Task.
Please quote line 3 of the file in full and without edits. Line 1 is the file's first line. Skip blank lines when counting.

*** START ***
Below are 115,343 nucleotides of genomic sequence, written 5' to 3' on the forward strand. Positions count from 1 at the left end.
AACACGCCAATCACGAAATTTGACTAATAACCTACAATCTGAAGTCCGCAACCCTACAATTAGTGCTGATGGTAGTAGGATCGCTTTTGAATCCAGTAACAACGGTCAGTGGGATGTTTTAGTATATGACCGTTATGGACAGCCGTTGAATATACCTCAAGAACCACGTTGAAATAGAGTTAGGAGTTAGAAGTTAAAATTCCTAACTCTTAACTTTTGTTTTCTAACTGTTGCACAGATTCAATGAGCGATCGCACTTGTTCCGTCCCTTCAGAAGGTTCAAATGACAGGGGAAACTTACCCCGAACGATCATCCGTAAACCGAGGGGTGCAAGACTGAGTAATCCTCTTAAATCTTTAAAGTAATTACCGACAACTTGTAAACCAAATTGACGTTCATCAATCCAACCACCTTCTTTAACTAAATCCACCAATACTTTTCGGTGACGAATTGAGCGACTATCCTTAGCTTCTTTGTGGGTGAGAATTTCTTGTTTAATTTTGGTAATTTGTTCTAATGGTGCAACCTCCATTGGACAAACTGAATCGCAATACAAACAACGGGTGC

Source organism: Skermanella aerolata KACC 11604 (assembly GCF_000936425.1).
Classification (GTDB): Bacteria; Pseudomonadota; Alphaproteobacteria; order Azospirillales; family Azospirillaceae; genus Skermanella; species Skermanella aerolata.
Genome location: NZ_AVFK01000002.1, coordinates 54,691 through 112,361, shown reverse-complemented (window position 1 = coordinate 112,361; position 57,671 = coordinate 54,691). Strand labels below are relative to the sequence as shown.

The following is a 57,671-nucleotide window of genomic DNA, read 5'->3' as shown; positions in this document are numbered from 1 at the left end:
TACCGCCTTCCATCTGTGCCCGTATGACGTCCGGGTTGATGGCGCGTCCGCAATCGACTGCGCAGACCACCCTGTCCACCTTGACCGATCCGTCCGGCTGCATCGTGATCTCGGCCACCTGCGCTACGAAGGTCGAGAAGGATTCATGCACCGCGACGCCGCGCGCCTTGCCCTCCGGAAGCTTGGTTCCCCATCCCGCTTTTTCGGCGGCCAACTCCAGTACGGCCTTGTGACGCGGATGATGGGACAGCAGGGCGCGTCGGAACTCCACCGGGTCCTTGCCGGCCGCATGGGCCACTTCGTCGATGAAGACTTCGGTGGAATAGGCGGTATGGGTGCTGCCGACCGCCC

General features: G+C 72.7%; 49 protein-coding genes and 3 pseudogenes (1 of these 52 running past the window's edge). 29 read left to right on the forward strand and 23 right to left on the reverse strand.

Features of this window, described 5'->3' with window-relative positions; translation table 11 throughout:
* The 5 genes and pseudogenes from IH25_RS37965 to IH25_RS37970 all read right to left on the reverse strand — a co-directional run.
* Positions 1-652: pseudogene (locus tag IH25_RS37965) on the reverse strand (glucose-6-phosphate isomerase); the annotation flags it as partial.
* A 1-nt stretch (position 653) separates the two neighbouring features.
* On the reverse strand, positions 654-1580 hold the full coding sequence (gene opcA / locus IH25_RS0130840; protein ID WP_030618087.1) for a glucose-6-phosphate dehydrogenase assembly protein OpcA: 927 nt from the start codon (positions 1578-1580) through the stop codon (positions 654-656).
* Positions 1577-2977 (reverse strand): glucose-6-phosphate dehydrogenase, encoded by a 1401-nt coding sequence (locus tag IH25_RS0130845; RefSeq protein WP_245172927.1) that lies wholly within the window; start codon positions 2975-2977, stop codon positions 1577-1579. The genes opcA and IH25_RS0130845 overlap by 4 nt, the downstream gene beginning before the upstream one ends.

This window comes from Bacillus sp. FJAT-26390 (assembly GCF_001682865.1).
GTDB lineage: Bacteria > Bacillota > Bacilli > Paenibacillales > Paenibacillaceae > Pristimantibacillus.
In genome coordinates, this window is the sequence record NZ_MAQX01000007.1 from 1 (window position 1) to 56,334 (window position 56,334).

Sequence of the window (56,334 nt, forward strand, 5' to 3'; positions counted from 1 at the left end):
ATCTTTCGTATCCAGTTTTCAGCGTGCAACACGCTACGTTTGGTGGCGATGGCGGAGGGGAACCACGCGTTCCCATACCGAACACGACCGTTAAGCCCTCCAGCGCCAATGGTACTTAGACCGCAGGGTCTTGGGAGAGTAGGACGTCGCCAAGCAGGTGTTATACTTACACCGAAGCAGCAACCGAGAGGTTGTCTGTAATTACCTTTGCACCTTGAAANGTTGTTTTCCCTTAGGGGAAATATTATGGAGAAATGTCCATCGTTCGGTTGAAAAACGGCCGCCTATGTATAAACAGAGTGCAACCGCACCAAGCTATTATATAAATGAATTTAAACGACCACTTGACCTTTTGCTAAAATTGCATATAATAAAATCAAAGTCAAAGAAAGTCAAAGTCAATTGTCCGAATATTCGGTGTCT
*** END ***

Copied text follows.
Source organism: Skermanella aerolata KACC 11604 (assembly GCF_000936425.1).